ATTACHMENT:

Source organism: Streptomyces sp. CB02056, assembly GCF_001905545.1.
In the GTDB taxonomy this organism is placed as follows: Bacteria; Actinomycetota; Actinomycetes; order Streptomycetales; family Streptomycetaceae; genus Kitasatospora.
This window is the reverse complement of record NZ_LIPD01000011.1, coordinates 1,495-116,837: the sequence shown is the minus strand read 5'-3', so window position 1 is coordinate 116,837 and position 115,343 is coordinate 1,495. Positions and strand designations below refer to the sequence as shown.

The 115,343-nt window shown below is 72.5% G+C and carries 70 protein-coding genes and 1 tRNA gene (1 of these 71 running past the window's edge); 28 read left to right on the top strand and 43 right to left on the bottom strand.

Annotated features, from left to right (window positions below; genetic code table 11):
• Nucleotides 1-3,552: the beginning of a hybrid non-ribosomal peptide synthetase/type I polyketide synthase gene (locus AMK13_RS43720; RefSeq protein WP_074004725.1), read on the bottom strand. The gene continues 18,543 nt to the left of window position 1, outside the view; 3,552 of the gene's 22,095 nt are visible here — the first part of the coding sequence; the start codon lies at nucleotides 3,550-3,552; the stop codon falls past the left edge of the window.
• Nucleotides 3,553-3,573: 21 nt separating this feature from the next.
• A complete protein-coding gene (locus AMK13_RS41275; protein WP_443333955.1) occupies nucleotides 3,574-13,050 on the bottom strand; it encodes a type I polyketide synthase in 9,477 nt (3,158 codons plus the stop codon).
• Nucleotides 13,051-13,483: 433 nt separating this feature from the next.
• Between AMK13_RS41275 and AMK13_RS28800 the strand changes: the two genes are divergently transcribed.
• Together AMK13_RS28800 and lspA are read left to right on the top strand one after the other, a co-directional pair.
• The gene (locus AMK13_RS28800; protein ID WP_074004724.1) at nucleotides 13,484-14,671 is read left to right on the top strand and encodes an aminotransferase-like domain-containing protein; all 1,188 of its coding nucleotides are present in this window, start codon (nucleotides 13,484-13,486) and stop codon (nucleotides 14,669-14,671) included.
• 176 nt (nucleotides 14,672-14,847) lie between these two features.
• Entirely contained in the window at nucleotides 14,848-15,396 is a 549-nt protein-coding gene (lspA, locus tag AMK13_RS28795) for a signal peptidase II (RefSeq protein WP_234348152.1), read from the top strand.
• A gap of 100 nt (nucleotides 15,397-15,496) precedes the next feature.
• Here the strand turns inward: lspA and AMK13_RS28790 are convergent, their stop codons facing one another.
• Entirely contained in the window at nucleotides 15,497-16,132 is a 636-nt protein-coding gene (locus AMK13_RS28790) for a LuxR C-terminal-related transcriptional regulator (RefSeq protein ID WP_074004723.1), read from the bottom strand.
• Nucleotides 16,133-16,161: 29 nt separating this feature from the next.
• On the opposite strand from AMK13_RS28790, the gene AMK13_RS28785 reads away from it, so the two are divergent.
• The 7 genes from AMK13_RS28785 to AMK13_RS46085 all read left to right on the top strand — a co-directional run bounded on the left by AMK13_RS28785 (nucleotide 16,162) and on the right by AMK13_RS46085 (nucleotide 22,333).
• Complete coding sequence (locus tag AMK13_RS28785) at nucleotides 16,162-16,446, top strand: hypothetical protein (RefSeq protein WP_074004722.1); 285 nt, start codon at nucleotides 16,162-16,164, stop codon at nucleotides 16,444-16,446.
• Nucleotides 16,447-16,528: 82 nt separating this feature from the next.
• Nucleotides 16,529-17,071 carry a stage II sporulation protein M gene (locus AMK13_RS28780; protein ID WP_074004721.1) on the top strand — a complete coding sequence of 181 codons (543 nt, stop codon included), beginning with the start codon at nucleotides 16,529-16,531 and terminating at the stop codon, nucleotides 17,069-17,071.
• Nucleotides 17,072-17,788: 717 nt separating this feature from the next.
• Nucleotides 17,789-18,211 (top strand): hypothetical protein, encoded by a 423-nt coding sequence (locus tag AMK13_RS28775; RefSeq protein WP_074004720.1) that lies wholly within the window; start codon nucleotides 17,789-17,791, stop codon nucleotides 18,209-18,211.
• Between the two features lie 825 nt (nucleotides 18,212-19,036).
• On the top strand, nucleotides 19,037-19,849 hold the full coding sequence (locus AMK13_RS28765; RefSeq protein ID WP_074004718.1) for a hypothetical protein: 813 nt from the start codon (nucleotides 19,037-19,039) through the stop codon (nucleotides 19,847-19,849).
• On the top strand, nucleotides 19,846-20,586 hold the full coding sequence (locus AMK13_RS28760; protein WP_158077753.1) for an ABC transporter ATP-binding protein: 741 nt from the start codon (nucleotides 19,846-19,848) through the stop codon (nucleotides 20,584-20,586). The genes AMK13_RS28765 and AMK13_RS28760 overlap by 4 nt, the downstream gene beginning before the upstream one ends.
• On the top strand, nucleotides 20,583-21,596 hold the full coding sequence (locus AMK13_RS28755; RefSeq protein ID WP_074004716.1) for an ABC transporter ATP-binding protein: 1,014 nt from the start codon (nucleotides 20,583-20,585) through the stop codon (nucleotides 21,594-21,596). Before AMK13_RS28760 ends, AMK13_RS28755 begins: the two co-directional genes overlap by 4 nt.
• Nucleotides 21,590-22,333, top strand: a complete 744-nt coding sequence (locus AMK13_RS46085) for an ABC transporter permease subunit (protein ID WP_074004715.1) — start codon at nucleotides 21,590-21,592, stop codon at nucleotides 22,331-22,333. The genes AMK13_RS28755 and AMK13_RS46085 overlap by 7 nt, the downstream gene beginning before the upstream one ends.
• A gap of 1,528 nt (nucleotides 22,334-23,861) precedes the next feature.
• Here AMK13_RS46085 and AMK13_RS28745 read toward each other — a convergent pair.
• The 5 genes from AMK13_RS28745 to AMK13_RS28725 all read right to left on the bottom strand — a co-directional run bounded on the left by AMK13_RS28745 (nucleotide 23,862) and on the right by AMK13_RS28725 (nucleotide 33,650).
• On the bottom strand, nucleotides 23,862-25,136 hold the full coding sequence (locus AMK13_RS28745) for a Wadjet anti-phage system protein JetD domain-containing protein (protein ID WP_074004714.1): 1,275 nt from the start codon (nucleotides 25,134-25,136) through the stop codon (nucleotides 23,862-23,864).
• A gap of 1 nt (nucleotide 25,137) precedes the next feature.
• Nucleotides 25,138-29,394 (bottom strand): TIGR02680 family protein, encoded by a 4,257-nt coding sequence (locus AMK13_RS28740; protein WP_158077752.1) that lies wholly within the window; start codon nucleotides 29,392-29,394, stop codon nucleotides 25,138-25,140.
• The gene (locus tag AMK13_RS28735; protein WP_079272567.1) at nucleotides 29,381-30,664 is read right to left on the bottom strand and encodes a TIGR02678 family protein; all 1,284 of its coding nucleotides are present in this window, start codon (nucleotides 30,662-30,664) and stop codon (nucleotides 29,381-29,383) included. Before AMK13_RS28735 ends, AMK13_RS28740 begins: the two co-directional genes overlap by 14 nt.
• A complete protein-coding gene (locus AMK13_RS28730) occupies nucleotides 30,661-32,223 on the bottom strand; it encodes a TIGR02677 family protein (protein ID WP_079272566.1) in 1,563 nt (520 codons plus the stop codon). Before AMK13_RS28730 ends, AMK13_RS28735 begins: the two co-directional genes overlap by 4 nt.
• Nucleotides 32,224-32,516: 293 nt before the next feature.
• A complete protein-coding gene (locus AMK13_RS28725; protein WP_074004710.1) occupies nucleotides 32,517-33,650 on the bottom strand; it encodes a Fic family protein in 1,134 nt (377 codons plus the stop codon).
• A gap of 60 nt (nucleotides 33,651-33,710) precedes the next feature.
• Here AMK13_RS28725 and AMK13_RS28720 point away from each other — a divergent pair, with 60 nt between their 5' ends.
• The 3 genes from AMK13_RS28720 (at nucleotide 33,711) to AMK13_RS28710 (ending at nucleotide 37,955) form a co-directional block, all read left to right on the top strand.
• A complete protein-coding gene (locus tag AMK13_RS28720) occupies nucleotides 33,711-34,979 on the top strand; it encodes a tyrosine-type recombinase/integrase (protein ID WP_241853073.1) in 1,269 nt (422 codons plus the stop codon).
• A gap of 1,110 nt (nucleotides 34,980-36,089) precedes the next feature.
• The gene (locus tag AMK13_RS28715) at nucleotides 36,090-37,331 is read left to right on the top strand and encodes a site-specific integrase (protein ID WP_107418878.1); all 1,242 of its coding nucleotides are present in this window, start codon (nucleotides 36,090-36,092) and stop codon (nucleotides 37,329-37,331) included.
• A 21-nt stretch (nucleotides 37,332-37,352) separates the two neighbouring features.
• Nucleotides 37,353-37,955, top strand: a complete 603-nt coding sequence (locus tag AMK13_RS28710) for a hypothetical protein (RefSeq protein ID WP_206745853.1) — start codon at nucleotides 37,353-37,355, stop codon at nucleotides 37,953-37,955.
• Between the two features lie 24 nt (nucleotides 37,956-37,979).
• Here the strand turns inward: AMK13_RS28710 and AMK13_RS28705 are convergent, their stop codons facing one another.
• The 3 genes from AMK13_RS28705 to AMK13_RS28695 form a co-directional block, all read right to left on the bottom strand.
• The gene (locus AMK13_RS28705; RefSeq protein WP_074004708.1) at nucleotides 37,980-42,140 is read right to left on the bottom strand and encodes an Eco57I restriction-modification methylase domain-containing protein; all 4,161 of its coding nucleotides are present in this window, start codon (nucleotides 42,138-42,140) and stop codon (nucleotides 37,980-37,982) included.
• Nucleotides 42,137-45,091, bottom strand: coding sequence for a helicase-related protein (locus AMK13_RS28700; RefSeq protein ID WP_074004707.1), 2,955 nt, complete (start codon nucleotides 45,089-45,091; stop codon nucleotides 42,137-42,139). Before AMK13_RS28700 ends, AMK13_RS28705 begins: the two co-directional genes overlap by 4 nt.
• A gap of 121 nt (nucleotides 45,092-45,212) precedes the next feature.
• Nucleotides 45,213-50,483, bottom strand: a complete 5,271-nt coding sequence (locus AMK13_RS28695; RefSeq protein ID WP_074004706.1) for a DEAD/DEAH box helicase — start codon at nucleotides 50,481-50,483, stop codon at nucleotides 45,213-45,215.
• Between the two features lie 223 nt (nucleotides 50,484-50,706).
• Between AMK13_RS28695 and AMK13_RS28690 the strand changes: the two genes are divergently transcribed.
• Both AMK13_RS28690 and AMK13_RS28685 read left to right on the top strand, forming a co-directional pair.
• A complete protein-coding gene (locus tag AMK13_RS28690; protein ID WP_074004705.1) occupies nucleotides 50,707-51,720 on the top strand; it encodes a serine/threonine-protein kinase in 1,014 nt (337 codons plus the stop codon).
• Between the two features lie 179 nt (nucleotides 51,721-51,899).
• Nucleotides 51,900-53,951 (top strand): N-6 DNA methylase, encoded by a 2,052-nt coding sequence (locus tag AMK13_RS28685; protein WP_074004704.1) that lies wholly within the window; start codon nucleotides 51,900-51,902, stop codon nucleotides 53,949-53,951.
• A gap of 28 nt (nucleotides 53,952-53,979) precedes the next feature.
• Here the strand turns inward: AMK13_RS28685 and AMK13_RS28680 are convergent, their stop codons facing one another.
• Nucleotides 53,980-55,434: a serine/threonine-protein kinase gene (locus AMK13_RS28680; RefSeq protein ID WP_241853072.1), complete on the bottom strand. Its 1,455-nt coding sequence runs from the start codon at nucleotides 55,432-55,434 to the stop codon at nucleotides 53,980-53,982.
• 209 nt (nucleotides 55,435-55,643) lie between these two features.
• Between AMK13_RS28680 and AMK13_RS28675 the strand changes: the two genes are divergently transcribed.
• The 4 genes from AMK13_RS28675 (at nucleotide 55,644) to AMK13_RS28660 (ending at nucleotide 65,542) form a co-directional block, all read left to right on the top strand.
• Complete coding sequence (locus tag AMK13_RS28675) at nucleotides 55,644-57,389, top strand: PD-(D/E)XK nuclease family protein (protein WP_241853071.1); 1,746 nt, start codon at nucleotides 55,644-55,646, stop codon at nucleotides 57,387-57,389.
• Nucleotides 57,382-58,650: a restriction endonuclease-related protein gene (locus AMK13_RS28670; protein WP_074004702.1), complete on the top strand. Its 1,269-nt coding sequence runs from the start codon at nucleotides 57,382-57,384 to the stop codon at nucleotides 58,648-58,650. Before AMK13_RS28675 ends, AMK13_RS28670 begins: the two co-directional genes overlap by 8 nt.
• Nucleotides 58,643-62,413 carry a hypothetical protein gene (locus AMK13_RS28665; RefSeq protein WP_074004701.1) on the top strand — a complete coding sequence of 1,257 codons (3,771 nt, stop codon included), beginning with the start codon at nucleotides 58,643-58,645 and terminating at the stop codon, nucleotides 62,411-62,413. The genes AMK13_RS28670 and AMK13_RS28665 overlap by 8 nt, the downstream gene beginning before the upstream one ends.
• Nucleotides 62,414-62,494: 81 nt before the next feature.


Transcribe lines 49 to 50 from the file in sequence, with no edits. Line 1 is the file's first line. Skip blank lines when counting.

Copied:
• Between the two features lie 24 nt (nucleotides 37,956-37,979).
• Here the strand turns inward: AMK13_RS28710 and AMK13_RS28705 are convergent, their stop codons facing one another.